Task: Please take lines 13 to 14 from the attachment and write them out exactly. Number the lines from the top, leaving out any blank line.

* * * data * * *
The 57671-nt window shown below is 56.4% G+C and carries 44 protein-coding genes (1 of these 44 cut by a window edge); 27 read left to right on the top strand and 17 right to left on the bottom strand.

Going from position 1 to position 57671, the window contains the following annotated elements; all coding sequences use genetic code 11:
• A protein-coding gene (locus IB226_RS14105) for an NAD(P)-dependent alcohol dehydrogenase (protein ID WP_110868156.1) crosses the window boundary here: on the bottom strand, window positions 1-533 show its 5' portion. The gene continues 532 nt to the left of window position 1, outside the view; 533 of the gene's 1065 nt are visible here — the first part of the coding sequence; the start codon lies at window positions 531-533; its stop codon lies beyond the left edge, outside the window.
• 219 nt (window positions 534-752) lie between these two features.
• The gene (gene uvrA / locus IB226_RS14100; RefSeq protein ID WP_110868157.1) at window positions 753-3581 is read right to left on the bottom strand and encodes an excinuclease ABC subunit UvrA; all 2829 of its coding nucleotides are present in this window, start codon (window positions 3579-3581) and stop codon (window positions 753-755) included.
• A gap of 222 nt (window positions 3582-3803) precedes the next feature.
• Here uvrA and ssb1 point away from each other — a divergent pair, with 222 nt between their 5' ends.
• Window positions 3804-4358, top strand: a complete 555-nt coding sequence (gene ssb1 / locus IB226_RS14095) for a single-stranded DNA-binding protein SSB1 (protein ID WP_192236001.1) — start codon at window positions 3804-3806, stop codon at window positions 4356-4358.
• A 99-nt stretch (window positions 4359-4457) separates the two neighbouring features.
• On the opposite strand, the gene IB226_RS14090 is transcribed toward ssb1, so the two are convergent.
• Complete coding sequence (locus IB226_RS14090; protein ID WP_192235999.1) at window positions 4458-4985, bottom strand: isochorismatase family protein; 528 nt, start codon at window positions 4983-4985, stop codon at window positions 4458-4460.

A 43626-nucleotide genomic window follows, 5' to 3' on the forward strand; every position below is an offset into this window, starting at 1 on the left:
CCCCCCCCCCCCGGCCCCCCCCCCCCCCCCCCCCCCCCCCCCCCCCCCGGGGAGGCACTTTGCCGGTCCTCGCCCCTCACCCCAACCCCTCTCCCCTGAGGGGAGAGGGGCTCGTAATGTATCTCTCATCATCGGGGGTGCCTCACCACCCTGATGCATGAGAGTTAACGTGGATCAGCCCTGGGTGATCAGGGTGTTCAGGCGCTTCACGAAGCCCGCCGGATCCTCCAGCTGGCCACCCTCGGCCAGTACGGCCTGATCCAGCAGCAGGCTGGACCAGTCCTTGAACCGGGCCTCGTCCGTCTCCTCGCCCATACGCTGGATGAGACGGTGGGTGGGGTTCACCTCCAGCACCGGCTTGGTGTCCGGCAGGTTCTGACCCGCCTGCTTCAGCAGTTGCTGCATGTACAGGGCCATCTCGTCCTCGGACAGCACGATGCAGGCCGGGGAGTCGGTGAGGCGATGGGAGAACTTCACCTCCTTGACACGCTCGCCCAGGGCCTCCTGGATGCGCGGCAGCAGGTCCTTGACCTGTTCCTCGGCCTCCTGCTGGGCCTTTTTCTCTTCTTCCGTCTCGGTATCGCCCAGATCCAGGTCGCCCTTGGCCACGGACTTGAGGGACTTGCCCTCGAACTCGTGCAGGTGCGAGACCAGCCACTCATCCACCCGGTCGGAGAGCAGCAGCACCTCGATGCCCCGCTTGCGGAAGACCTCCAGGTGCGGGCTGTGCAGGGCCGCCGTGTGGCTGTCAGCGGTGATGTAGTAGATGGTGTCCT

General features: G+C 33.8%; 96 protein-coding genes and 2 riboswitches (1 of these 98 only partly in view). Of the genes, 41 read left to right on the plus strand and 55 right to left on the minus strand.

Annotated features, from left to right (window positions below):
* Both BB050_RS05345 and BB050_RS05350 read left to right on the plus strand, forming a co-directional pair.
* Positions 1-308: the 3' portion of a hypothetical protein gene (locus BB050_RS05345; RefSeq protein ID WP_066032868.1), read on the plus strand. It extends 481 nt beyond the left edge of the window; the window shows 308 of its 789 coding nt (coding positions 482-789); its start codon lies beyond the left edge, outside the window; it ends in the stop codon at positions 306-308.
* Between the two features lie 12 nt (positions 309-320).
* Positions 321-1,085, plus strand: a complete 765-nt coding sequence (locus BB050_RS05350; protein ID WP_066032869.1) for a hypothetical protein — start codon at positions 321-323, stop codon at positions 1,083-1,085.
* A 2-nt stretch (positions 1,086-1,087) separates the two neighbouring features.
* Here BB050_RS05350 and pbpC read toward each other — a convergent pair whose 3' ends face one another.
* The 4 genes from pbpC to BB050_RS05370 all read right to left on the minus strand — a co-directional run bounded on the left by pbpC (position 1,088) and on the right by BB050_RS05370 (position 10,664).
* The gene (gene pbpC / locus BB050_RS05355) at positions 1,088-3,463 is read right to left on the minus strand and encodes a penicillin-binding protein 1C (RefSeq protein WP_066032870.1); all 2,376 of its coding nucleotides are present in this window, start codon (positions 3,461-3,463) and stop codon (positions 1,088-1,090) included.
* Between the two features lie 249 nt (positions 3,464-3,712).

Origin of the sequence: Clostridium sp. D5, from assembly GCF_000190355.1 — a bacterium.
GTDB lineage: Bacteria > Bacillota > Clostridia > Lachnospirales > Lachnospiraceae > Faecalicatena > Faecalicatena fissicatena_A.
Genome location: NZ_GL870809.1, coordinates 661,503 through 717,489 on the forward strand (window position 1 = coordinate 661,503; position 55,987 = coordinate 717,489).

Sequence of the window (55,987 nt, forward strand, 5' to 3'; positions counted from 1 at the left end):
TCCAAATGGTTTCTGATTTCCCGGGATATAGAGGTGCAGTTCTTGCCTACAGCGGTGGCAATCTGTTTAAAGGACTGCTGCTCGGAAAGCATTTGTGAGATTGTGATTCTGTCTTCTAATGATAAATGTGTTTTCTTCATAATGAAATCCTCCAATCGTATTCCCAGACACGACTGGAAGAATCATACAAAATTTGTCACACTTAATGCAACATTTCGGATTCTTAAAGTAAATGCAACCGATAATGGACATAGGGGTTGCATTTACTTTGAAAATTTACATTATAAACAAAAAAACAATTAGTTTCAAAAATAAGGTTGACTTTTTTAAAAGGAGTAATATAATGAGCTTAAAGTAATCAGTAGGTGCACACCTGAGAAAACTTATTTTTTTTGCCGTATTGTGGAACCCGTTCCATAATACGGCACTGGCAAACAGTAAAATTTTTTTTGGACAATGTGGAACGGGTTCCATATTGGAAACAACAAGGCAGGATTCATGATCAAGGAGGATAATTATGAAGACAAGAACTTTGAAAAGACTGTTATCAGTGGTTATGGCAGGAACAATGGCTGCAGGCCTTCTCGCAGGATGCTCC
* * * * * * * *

CCCCCCCCCCCCGGCCCCCCCCCCCCCCCCCCCCCCCCCCCCCCCCCCGGGGAGGCACTTTGCCGGTCCTCGCCCCTCACCCCAACCCCTCTCCCCTGAGGGGAGAGGGGCTCGTAATGTATCTCTCATCATCGGGGGTGCCTCACCACCCTGATGCATGAGAGTTAACGTGGATCAGCCCTGGGTGATCAGGGTGTTCAGGCGCTTCACGAAGCCCGCCGGATCCTCCAGCTGGCCACCCTCGGCCAGTACGGCCTGATCCAGCAGCAGGCTGGACCAGTCCTTGAACCGGGCCTCGTCCGTCTCCTCGCCCATACGCTGGATGAGACGGTGGGTGGGGTTCACCTCCAGCACCGGCTTGGTGTCCGGCAGGTTCTGACCCGCCTGCTTCAGCAGTTGCTGCATGTACAGGGCCATCTCGTCCTCGGACAGCACGATGCAGGCCGGGGAGTCGGTGAGGCGATGGGAGAACTTCACCTCCTTGACACGCTCGCCCAGGGCCTCCTGGATGCGCGGCAGCAGGTCCTTGACCTGTTCCTCGGCCTCCTGCTGGGCCTTTTTCTCTTCTTCCGTCTCGGTATCGCCCAGATCCAGGTCGCCCTTGGCCACGGACTTGAGGGACTTGCCCTCGAACTCGTGCAGGTGCGAGACCAGCCACTCATCCACCCGGTCGGAGAGCAGCAGCACCTCGATGCCCCGCTTGCGGAAGACCTCCAGGTGCGGGCTGTGCAGGGCCGCCGTGTGGCTGTCAGCGGTGATGTAGTAGATGGTGTCCT

General features: G+C 33.8%; 96 protein-coding genes and 2 riboswitches (1 of these 98 only partly in view). Of the genes, 41 read left to right on the plus strand and 55 right to left on the minus strand.